Ask Me Why I’m Blue
I am blue because it is Colon Cancer Awareness Month, and blue, is the color for colon cancer.
Did you know that colon cancer is represented by the color blue? Most people don’t. But, if you saw a pink ribbon, what would be the first thing that came to mind? Breast cancer awareness, right? So, here’s an interesting statistic: colon cancer is the third most common cancer in the United States and the second leading cause of cancer death. Now, there’s a reason to be blue.
Colorectal cancer affects both men and women, of all races and ages. In fact, the fastest growing number of people being diagnosed are under the age of 50. That’s right, it’s not an old white man’s disease. But, you still probably wouldn’t have known that the universal symbol for colon cancer is a blue star.
I know all too well. My mother, the legendary entertainer, Eartha Kitt, died from the disease Christmas Day 2008. She had never had a colonoscopy prior to her diagnosis. She always felt fine. Health conscious, active and physically fit, she, like many people, didn’t like going to the doctor if they didn’t feel sick. Yet, looking back, she had many symptoms that she would just shrug off. “I must have eaten too much citrus fruit.” Or “I’m so bloated from all that carbonated water I drank.” These were passing comments I heard her say for years, but neither of us ever thought it was anything more than a momentary discomfort. And, indeed, these seemingly minor pains would subside and never thought about or mentioned again. By the time my mother went for her first colonoscopy, we discovered she had stage III colon cancer, and after her surgery, learned that it appeared cells had already migrated towards the liver.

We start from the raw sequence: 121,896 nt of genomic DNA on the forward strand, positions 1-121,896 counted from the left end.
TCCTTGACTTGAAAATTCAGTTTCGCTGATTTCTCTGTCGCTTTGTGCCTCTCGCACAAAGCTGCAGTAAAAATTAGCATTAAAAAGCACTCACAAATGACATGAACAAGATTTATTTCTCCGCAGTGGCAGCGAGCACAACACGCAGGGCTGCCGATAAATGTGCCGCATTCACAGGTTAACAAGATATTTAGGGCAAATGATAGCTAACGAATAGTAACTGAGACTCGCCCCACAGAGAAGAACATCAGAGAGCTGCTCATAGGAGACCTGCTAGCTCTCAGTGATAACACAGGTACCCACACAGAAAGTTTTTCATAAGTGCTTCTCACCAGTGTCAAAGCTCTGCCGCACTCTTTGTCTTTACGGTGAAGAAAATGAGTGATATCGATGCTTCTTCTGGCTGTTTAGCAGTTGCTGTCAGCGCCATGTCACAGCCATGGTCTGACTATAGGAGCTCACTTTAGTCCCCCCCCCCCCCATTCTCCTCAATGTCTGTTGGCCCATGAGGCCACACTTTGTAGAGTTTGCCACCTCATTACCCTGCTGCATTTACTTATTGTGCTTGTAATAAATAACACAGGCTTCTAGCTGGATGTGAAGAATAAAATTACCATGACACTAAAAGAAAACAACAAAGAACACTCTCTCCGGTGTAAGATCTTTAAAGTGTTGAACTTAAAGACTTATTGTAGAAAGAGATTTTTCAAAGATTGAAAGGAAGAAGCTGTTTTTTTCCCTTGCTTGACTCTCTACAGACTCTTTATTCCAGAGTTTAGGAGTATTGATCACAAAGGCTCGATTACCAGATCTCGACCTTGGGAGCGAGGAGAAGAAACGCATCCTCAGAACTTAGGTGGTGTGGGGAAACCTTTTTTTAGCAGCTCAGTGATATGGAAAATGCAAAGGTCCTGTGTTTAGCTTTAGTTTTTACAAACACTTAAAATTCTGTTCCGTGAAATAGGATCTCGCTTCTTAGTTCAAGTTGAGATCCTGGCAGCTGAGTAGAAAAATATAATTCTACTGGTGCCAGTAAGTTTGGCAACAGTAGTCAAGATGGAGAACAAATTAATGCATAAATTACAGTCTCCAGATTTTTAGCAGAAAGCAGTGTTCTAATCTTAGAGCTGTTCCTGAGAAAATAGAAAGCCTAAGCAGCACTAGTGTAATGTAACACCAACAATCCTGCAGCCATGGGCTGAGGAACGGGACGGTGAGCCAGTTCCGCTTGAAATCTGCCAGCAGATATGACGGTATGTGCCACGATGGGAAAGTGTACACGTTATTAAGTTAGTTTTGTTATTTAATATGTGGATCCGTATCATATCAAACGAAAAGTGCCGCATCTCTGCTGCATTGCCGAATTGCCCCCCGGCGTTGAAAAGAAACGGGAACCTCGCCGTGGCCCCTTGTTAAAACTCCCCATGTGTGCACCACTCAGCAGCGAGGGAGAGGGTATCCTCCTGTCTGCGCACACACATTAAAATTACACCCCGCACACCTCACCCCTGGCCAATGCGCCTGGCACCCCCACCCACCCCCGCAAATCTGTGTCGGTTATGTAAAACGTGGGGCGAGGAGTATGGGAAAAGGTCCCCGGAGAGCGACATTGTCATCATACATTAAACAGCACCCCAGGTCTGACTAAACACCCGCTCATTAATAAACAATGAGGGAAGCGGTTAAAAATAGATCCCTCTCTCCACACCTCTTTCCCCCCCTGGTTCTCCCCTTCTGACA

Colonoscopies, which many of us think about with dread, are actually the easiest way to stop early signs of cancer, polyps, before they develop into the nasty little death monsters. And, these days, colonoscopies aren’t the only form of screening, so there really are no excuses anymore.
But, let’s face it, talking about our colons is not as sexy as talking about our breasts. And, no matter how evolved we think we are, what happens in the bathroom, usually stays in the bathroom. Unless you have toddlers or teenage boys. It’s the one room that’s still ‘private’. Even the cable networks rarely show what goes on behind those doors, which I can’t say is a bad thing.
But, or butt, (pun intended), it is a dialogue we need to open with the ones we love and first and foremost, with ourselves.
Since my mother died, life has been filled with mixed emotions, celebrating my life as a mother while longing for my own. I have created a lifestyle brand, Simply Eartha™, ‘accessories that SAY something’, where I incorporate my mother’s words into my design. Some pieces even use her actual handwriting.
As an only child, my role has gone from care giver, by my mother’s side every from her diagnosis, through all the ups and painful downs of treatment, until her departure from this earth to, now, care taker of the amazing legacy of beauty, talent and wisdom, my mother left behind. I now, give voice to her words, sharing her empowering, albeit simple philosophies on life, with fans, old and new.
I sit on the board of directors of the Colon Cancer Alliance, and have made it my mission to get us talking about the importance of colorectal screening and early detection. It’s time to bring that conversation out of the toilet closet.
The greatest gift my mother gave me was knowing that she always loved me. All the more remarkable, because as a child, orphaned, love was something she never had.
Sometimes, I felt that she loved me too much, but now as a parent, I’m not sure you can ever love a child too much. My mother certainly didn’t think you could.
As I continue to sort through the piles of her handwritten pages, I often stumble upon thoughts she wrote about and to, me. Some are uncomfortable to read, but all are filled with her love. In honor of Colon Cancer Awareness Month, I share one with you.
My mother’s love is forever etched in ME.